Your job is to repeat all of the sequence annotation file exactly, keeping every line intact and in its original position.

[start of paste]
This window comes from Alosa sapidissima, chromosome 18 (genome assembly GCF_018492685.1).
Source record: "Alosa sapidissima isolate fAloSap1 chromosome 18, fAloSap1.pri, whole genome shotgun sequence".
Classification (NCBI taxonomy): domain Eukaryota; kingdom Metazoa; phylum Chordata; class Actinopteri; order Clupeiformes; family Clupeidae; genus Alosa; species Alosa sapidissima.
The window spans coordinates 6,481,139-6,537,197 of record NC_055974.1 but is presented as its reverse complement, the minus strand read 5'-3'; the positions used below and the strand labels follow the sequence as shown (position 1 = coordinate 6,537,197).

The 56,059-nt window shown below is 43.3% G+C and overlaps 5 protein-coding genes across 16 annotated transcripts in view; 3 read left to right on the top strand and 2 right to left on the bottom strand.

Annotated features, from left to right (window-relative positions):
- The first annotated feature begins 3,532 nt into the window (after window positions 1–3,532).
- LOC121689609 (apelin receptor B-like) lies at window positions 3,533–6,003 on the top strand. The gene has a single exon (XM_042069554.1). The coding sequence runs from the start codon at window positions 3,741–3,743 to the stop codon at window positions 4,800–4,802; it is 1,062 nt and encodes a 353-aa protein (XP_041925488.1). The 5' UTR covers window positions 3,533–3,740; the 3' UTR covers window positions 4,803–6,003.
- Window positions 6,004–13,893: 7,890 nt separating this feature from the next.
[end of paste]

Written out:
This window comes from Alosa sapidissima, chromosome 18 (genome assembly GCF_018492685.1).
Source record: "Alosa sapidissima isolate fAloSap1 chromosome 18, fAloSap1.pri, whole genome shotgun sequence".
Classification (NCBI taxonomy): domain Eukaryota; kingdom Metazoa; phylum Chordata; class Actinopteri; order Clupeiformes; family Clupeidae; genus Alosa; species Alosa sapidissima.
The window spans coordinates 6,481,139-6,537,197 of record NC_055974.1 but is presented as its reverse complement, the minus strand read 5'-3'; the positions used below and the strand labels follow the sequence as shown (position 1 = coordinate 6,537,197).

The 56,059-nt window shown below is 43.3% G+C and overlaps 5 protein-coding genes across 16 annotated transcripts in view; 3 read left to right on the top strand and 2 right to left on the bottom strand.

Annotated features, from left to right (window-relative positions):
- The first annotated feature begins 3,532 nt into the window (after window positions 1–3,532).
- LOC121689609 (apelin receptor B-like) lies at window positions 3,533–6,003 on the top strand. The gene has a single exon (XM_042069554.1). The coding sequence runs from the start codon at window positions 3,741–3,743 to the stop codon at window positions 4,800–4,802; it is 1,062 nt and encodes a 353-aa protein (XP_041925488.1). The 5' UTR covers window positions 3,533–3,740; the 3' UTR covers window positions 4,803–6,003.
- Window positions 6,004–13,893: 7,890 nt separating this feature from the next.